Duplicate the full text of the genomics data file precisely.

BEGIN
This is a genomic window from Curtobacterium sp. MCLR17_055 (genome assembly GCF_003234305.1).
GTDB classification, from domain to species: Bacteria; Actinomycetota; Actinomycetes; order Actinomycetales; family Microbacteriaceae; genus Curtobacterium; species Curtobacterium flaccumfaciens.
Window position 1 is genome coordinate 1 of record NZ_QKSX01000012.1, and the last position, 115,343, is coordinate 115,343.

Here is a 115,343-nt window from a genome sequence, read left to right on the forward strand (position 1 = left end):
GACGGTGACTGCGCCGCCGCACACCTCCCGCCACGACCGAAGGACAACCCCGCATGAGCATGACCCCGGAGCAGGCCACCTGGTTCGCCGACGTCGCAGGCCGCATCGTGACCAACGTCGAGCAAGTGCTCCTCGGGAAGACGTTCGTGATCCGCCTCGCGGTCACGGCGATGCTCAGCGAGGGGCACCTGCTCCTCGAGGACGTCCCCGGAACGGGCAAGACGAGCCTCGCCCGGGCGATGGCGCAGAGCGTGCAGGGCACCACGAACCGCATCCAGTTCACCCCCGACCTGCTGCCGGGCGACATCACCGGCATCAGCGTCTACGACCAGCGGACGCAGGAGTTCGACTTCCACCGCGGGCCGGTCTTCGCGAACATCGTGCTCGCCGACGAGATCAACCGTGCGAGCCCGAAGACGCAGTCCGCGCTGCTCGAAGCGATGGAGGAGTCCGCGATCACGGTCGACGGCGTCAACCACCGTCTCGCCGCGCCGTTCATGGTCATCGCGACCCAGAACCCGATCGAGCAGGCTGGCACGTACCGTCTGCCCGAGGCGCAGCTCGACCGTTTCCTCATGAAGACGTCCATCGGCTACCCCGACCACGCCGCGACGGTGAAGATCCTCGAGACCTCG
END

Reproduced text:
This is a genomic window from Curtobacterium sp. MCLR17_055 (genome assembly GCF_003234305.1).
GTDB classification, from domain to species: Bacteria; Actinomycetota; Actinomycetes; order Actinomycetales; family Microbacteriaceae; genus Curtobacterium; species Curtobacterium flaccumfaciens.
Window position 1 is genome coordinate 1 of record NZ_QKSX01000012.1, and the last position, 115,343, is coordinate 115,343.

Here is a 115,343-nt window from a genome sequence, read left to right on the forward strand (position 1 = left end):
GACGGTGACTGCGCCGCCGCACACCTCCCGCCACGACCGAAGGACAACCCCGCATGAGCATGACCCCGGAGCAGGCCACCTGGTTCGCCGACGTCGCAGGCCGCATCGTGACCAACGTCGAGCAAGTGCTCCTCGGGAAGACGTTCGTGATCCGCCTCGCGGTCACGGCGATGCTCAGCGAGGGGCACCTGCTCCTCGAGGACGTCCCCGGAACGGGCAAGACGAGCCTCGCCCGGGCGATGGCGCAGAGCGTGCAGGGCACCACGAACCGCATCCAGTTCACCCCCGACCTGCTGCCGGGCGACATCACCGGCATCAGCGTCTACGACCAGCGGACGCAGGAGTTCGACTTCCACCGCGGGCCGGTCTTCGCGAACATCGTGCTCGCCGACGAGATCAACCGTGCGAGCCCGAAGACGCAGTCCGCGCTGCTCGAAGCGATGGAGGAGTCCGCGATCACGGTCGACGGCGTCAACCACCGTCTCGCCGCGCCGTTCATGGTCATCGCGACCCAGAACCCGATCGAGCAGGCTGGCACGTACCGTCTGCCCGAGGCGCAGCTCGACCGTTTCCTCATGAAGACGTCCATCGGCTACCCCGACCACGCCGCGACGGTGAAGATCCTCGAGACCTCG